Mine begins today. I'm almost too tired to appreciate it. I have lots of things planned that have nothing to do with studying. If the weather will behave itself, I want to get my garden tilled (with Gary at the helm, of course). I plan to sleep late (if I can remember how), drink a lot of coffee, take my dog for lots of walks, and play a video game (maybe two!). My house looks like a tornado hit it and has for two weeks. I've been so busy studying that there's been no time to deal with it. I'm looking forward to cleaning.
They are good people--exceptional even--they adopt special needs kids and dedicate their whole lives to caring for them--they just keep their dogs differently than we keep ours and this is the thing I remind myself of every time I drift into critical, unpleasant thoughts. They are farmers and the dog got out an open gate at night while they were moving stock around to protect it from the coyotes. In fact, when they couldn't find him, they assumed the coyotes had gotten him. That little dog must have run for miles to wind up on the highway--and he certainly wasn't fast, so I'm assuming he must have evaded them. No wonder he was laying down when we found him the next morning.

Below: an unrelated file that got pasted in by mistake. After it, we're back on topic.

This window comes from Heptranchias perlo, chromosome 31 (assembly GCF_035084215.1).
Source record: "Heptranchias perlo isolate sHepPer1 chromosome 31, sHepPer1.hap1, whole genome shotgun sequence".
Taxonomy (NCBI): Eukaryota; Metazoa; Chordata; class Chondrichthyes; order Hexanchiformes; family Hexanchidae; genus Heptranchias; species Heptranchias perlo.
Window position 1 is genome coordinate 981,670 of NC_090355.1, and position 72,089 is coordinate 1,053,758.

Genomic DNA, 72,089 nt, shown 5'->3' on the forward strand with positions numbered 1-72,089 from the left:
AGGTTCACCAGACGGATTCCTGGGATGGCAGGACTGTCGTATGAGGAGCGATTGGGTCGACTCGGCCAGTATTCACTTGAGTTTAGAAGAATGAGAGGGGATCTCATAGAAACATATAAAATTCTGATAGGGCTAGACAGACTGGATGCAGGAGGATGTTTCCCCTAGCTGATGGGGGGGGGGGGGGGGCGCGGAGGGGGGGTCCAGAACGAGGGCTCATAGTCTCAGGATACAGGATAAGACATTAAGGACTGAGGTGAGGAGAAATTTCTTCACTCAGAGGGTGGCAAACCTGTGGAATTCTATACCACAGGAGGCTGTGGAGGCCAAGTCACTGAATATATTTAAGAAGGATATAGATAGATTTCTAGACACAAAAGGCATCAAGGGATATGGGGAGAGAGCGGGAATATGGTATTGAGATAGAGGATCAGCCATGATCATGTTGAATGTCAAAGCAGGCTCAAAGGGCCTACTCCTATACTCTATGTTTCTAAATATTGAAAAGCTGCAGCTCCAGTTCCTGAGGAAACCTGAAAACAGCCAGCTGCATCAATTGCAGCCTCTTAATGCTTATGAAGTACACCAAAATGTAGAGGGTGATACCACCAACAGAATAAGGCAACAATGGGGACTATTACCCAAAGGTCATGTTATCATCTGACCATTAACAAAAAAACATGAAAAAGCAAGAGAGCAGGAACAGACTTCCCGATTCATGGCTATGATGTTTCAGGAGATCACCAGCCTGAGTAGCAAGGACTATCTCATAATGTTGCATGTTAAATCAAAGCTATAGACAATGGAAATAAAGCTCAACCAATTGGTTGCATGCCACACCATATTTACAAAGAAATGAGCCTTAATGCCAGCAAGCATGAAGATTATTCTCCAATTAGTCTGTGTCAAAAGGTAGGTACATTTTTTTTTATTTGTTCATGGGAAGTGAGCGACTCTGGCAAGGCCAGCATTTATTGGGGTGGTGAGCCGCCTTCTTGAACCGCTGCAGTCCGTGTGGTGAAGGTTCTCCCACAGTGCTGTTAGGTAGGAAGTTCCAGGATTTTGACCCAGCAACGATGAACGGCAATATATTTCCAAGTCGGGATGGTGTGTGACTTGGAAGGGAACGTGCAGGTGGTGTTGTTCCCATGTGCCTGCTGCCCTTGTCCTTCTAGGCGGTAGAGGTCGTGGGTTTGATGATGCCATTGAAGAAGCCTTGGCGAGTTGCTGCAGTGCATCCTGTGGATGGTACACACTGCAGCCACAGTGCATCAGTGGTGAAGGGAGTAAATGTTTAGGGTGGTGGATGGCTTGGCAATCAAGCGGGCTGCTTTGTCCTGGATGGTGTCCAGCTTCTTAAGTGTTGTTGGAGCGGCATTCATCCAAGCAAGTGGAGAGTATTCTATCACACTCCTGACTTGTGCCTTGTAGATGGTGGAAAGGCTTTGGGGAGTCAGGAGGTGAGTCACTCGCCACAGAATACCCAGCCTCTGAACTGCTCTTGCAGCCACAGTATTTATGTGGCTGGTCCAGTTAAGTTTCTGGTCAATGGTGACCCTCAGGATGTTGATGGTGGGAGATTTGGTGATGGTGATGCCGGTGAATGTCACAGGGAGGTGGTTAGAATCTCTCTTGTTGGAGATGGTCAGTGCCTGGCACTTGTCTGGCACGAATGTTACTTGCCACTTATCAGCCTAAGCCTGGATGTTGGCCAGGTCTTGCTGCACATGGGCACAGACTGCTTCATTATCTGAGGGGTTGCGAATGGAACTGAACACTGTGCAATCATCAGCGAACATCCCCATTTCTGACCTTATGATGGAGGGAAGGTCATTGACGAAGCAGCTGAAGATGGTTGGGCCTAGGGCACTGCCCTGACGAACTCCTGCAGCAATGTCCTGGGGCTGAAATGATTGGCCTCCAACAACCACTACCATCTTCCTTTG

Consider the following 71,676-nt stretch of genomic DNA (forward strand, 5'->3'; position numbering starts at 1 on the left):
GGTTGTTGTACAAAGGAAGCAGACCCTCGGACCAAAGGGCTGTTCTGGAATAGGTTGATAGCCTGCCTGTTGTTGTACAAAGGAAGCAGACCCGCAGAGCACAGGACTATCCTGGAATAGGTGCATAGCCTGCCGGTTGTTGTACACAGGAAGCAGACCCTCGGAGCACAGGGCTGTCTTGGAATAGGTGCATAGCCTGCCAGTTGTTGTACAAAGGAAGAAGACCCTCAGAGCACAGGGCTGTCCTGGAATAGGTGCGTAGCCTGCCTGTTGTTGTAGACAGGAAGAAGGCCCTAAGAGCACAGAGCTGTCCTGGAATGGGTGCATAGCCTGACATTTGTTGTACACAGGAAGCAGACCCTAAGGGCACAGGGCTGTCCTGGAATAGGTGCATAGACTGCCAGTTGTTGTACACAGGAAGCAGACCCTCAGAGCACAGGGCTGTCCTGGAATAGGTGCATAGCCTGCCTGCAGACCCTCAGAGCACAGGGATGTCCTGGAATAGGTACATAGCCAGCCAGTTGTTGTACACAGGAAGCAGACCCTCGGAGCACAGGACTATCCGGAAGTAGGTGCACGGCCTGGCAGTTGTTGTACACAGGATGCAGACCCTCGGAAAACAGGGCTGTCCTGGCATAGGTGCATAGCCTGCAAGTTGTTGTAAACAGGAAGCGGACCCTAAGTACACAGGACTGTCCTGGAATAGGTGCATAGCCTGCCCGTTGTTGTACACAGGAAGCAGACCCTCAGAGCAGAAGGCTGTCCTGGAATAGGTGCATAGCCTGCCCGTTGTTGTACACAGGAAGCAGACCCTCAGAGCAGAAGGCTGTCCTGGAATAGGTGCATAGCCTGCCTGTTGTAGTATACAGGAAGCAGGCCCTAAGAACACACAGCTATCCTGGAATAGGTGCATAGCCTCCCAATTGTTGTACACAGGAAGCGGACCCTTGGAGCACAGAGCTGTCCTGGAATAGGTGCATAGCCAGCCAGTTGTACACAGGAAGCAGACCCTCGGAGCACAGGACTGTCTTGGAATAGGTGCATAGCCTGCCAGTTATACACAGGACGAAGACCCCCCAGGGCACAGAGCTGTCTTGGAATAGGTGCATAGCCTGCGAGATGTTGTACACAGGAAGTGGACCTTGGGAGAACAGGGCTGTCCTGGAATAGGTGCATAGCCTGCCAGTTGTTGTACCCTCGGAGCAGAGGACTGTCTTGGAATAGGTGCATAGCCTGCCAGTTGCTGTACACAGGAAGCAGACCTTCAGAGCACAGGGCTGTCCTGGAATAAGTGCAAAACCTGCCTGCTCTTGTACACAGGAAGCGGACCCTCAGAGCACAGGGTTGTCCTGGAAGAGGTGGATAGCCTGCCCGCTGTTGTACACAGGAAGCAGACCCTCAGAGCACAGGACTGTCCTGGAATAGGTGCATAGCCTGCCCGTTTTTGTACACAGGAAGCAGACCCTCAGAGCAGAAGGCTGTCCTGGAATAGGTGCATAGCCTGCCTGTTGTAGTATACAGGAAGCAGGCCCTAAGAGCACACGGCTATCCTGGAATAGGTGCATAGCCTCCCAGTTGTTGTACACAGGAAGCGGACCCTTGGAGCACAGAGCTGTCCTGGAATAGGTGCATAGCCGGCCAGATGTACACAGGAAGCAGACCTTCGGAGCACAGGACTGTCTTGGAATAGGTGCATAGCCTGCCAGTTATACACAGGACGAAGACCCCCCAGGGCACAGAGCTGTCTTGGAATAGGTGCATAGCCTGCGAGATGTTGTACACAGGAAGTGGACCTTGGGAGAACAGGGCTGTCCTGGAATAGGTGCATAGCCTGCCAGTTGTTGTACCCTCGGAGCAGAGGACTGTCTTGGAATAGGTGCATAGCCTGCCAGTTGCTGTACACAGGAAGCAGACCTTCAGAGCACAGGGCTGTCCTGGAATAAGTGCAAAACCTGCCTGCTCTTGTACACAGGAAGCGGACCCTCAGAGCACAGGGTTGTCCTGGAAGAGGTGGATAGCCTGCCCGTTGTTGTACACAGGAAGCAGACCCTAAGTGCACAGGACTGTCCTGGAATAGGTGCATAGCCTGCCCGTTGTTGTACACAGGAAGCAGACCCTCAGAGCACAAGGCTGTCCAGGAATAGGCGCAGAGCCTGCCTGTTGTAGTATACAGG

From the beginning, I knew God has a plan in mind, that we were the ones who were suppose to rescue the dog. Gary never, ever picks up strays (well, not dogs, anyway) and couldn't get this one out of his mind. God made the whole thing simply too easy, making funds available for the grooming so I wouldn't mind having him in my house, hanging with my dogs, even providing us with an extra kennel to keep him in. I guess my idea as to what he wanted was wrong. It often is. Sam was deeply disappointed, but he is gifted with a pragmatism that far surpasses mine. After a bit of grieving (which of course broke my heart), he took a big breath and said, "I'm glad he wasn't dumped by a lousy breeder," shook it off and focused on the bright side. Sometimes I wish I could be Sam when I grow up.
I wish Dante' a long, happy life. In fact, I've asked God to give him one so his boy can enjoy him for as long as possible. I am only too aware of how brief that time is.
I've been crafting a short story since January--one scene at a time, a sentence here and there. When I say "crafting" I mean choosing every detail carefully. It is a story about our three oldest dogs (Solomon, who passed away in December, Oscar, and Scrappy). I am weaving a legend about the unseen things they protect us from. In his brief stay with us, Dante' found his way into it. It is nearing the climax. I will be putting a big dent in it over Spring Break and will probably post it in its entirety here once I'm finished. I have no illusions about its saleability. It is simply something I think the boys will appreciate some day when they tell their own kids about the dogs they've known.
Meanwhile, I'm going to get off here and go do--absolutely nothing constructive for a few hours.